Monday, April 6, 2015

Urine is not sterile, says research

Debunking the common belief that normal urine is sterile, researchers have discovered bacteria in the urine of healthy females. The study which appeared in the journal European Urology could lead to new treatment for lower urinary tract disorders.

"The discovery of bacteria in the urine of healthy females
provides an opportunity to advance our understanding of
bladder health and disease," said lead study author Alan Wolfe, professor at Loyola University Chicago Stritch School of Medicine (SSOM).

"Physicians and researchers must reassess their assumptions
surrounding the cause of lower urinary tract disorders and
consider new approaches to prevent and treat these debilitating health issues," Wolfe noted.

The researchers evaluated urine specimens collected directly
from the bladder through an aspiration or a catheter to avoid contamination. These specimens were analysed using an expanded quantitative urine culture (EQUC) technique that identifies bacteria not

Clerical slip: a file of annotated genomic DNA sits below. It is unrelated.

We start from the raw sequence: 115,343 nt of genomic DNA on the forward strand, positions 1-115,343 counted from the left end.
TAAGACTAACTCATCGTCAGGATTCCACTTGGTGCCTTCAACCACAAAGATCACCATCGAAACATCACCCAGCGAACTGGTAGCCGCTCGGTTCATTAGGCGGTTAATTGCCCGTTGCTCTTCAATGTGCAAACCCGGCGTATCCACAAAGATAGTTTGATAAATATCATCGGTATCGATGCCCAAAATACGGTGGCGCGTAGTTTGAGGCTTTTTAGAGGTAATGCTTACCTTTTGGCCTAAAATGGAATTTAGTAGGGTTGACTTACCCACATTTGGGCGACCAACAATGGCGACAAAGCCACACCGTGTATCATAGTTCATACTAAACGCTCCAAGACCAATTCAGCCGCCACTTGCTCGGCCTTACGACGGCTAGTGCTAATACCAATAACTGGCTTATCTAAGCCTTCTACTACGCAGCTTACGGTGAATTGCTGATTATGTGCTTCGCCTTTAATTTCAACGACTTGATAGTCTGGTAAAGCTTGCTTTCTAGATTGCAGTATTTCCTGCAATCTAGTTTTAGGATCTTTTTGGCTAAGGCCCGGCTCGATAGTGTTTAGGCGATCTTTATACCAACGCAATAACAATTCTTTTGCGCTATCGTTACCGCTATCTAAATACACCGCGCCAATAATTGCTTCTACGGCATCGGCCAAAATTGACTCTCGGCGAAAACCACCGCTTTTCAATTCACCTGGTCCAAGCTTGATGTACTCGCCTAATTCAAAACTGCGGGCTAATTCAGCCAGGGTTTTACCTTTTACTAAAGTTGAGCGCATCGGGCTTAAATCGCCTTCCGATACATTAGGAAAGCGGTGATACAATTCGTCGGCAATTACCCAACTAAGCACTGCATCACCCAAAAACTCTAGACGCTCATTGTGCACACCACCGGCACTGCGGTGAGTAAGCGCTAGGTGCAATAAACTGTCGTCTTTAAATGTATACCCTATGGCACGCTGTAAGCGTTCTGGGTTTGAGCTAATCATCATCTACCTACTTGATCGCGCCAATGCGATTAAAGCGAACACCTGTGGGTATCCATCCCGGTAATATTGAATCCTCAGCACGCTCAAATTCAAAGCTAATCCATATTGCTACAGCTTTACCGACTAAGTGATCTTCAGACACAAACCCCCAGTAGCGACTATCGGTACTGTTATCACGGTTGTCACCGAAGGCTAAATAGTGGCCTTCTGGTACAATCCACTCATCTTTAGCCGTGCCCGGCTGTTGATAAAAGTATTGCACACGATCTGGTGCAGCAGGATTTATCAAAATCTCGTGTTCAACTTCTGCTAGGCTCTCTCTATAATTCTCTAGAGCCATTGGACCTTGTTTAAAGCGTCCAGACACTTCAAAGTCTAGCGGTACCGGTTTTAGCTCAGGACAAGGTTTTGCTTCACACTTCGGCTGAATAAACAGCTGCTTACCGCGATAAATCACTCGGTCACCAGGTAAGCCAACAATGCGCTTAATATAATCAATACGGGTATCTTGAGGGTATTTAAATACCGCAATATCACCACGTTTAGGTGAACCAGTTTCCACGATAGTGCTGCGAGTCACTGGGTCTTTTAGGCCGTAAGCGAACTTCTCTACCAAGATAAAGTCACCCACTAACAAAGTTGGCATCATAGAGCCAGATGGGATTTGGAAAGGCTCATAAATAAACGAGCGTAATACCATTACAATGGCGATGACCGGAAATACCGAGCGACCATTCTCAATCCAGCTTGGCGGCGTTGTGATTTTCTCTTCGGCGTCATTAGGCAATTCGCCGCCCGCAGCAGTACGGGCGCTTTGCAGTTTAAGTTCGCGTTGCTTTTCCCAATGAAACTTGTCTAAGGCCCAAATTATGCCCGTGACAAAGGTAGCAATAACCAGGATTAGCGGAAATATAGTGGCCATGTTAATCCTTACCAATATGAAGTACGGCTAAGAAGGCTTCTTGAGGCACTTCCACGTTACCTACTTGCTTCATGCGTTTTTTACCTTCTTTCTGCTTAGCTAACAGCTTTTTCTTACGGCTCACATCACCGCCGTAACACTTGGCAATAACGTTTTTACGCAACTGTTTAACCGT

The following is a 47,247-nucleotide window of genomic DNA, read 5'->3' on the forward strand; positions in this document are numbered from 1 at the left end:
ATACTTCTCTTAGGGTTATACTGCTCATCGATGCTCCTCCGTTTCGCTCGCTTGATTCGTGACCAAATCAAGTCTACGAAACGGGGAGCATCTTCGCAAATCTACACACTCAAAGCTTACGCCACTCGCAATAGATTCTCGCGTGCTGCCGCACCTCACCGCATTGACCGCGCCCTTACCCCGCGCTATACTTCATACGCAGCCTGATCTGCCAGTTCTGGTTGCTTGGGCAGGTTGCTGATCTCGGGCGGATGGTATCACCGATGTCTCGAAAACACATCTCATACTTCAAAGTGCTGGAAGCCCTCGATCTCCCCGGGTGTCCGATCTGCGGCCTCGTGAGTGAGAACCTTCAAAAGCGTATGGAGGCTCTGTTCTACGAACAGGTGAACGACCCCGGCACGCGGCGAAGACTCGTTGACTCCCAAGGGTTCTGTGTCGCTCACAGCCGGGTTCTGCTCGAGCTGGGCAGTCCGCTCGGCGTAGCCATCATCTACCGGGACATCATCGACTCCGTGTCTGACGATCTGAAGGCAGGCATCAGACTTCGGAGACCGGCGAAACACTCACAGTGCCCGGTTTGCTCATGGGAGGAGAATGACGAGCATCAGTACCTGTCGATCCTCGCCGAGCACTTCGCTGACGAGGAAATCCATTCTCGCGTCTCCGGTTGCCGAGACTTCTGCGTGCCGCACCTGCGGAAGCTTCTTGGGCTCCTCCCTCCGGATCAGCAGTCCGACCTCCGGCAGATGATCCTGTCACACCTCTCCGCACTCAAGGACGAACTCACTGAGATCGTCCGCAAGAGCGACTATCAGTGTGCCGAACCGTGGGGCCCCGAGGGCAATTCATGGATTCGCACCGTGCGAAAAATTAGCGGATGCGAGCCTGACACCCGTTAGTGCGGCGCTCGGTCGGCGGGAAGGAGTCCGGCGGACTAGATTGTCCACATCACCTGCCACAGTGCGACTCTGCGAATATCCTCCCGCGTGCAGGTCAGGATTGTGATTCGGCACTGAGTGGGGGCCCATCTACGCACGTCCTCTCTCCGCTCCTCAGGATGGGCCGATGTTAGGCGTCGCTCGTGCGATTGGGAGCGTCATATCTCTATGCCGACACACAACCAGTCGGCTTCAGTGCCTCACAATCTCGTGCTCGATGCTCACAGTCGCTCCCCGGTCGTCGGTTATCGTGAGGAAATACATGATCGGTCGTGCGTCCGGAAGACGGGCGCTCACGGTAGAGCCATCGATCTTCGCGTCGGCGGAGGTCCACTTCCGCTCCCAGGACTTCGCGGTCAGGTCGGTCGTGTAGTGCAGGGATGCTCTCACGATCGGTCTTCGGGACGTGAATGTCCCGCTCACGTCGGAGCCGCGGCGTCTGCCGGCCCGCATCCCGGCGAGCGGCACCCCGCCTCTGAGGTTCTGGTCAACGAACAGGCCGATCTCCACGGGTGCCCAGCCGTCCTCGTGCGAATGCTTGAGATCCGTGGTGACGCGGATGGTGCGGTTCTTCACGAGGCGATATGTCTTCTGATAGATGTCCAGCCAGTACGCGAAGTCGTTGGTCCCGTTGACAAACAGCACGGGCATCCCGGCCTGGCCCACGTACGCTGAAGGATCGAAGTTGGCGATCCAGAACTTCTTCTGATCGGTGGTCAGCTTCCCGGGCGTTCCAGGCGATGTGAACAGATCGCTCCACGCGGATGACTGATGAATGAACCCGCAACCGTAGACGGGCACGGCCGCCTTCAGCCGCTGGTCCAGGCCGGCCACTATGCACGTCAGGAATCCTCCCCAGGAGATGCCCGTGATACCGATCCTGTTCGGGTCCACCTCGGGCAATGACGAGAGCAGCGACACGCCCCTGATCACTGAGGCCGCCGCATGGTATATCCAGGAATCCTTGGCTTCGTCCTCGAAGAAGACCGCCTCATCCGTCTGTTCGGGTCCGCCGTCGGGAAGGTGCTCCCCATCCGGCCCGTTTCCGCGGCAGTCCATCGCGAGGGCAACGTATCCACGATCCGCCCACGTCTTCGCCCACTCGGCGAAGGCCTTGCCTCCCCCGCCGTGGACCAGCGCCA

detectable by the standard urine culture techniques typically used to diagnose urinary tract syndromes.

"While traditional urine cultures have been the gold standard to identify urine disorders in the past, they do not detect most bacteria and have limited utility as a result," Wolfe said.

Through their analysis, the researchers found that certain
bacteria in the female bladder may contribute to symptoms of
urinary incontinence. They also revealed that some bacteria are
more common in women with urgency urinary incontinence
than in healthy women.